A semiconductor device according to a third aspect of the present invention comprises a first semiconductor region of a first conductivity type, the first semiconductor region serving as a collector region; a second semiconductor region of the first conductivity type, the second semiconductor region being provided on the first semiconductor region and serving as a collector region whose impurity concentration is lower than that of the first semiconductor region; a third semiconductor region of a second conductivity type, the third semiconductor region being provided in the second semiconductor region and serving as a base region; and a fourth semiconductor region of the first conductivity type, the fourth semiconductor region being provided in the third semiconductor region and serving as an emitter region, wherein the second semiconductor region is thinner than a depletion layer formed in the collector region when a potential difference between the base region and the emitter region is substantially equal to a potential difference between the collector region and the emitter region, and the second semiconductor region has an impurity-concentration profile set such that impurity concentration increases in a depth direction.

According to the semiconductor device so constituted, an impurity-concentration profile is set such that the impurity concentration of the low-impurity-concentration collector of the bipolar transistor increases in the depth direction. The same advantages as those of the semiconductor devices according to the above first and second aspects can be obtained.

Additional objects and advantages of the invention will be set forth in the description which follows, and in part will be obvious from the description, or may be learned by practice of the invention. The objects and advantages of the invention may be realized and obtained by means of the instrumentalities and combinations particularly pointed out hereinafter.

BRIEF DESCRIPTION OF THE SEVERAL VIEWS OF THE DRAWING

The accompanying drawings, which are incorporated in and constitute a part of the specification, illustrate presently embodiments of the invention, and together with the general description given above and the detailed description of the embodiments given below, serve to explain the principles of the invention.

FIG. 1 is a cross-sectional view of a prior art bipolar transistor;

FIG. 2 is a cross-sectional view of a bipolar transistor according to a first embodiment of the present invention;

FIGS. 3A and 3B are diagrams each showing a depletion layer generated between the base and collector of the prior art bipolar transistor;

FIGS. 4A and 4B are diagrams each showing a depletion layer generated between the base and collector of the bipolar transistor according to the first embodiment of the present invention;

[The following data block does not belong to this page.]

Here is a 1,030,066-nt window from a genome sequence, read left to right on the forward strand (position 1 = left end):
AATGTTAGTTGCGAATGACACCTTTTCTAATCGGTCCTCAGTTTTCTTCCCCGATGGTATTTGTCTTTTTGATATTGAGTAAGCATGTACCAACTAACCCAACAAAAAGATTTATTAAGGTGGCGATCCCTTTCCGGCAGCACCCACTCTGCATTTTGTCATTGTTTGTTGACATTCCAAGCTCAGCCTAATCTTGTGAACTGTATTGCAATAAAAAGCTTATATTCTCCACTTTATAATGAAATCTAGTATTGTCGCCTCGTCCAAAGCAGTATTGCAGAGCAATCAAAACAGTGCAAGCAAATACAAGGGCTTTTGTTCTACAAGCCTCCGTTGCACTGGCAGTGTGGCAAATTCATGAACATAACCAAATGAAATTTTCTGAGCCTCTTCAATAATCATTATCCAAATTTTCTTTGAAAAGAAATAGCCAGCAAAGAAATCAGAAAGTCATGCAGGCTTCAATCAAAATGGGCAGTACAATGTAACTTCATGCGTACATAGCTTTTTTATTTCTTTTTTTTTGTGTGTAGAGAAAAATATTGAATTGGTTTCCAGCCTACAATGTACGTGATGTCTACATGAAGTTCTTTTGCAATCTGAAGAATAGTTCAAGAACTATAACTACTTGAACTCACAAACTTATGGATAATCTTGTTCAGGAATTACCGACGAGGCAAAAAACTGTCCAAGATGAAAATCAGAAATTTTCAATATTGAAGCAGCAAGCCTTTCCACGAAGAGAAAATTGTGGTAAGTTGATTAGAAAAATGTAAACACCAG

FIGS. 5A, 5B and 5C are impurity-concentration profiles along the depth direction in the base and collector regions of a bipolar transistor according to a second embodiment of the present invention and, more particularly, FIG. 5A is an impurity-concentration profile set such that the impurity concentration increases linearly, FIG. 5B is an impurity-concentration profile set such that the impurity concentration increases as a higher-order function (quadric or more), and FIG. 5C is an impurity-concentration profile set such that the impurity concentration increases step by step;

FIG. 6 is a block diagram of part of a PHS terminal according to a third embodiment of the present invention; and

FIG. 7 is a circuit diagram of a reference oscillator of the PHS terminal according to the third embodiment of the present invention.

DETAILED DESCRIPTION OF THE INVENTION

Embodiments of the present invention will now be described with reference to the accompanying drawings. The same reference numerals are assigned to the common constituting elements throughout the drawings and the following descriptions.

(First Embodiment)

A semiconductor device according to a first embodiment of the present invention will now be described with reference to FIG. 2. FIG. 2 is a cross-sectional view of a pnp bipolar transistor of the first embodiment.

As FIG. 2 shows, a p+-type buried layer 11, which serves as a collector region, is formed in an n-type silicon substrate 10. A p-type epitaxial silicon layer 12 is formed on the surface of the substrate 10. The layer 12 serves as a collector region whose concentration is lower than that of the p+-type buried layer 11. An n-type diffusion layer 13, which serves as a base region, is formed in a surface area of the layer 12. A p++-type diffusion layer 14, which serves as an emitter region, is formed in a surface area of the layer 13. Furthermore, two p+-type diffusion layers 15, which contact the p+-type buried layer 11, are formed in the p-type epitaxial silicon layer 12. The bipolar transistor is thus obtained as described above.

The thickness Dc of the p-type epitaxial silicon layer 12 is set smaller than the width (thickness) Wc of a depletion layer formed in the layer 12 by a pn junction between the p-type epitaxial silicon layer 12 and n-type diffusion layer 13 in the normal operation.

The base-to-collector parasitic capacitance in a vertical bipolar transistor will now be described.

In the normal operation of the bipolar transistor, a reversed bias is applied to a base-to-collector pn junction or a forward bias is applied to the pn junction to such an extent that the pn junction does not turn on. The base-to-collector parasitic capacitance Cbc can thus be approximated by the following equation (1):

Cbc=Cbc0/(1−Vd/φ 0)  (1)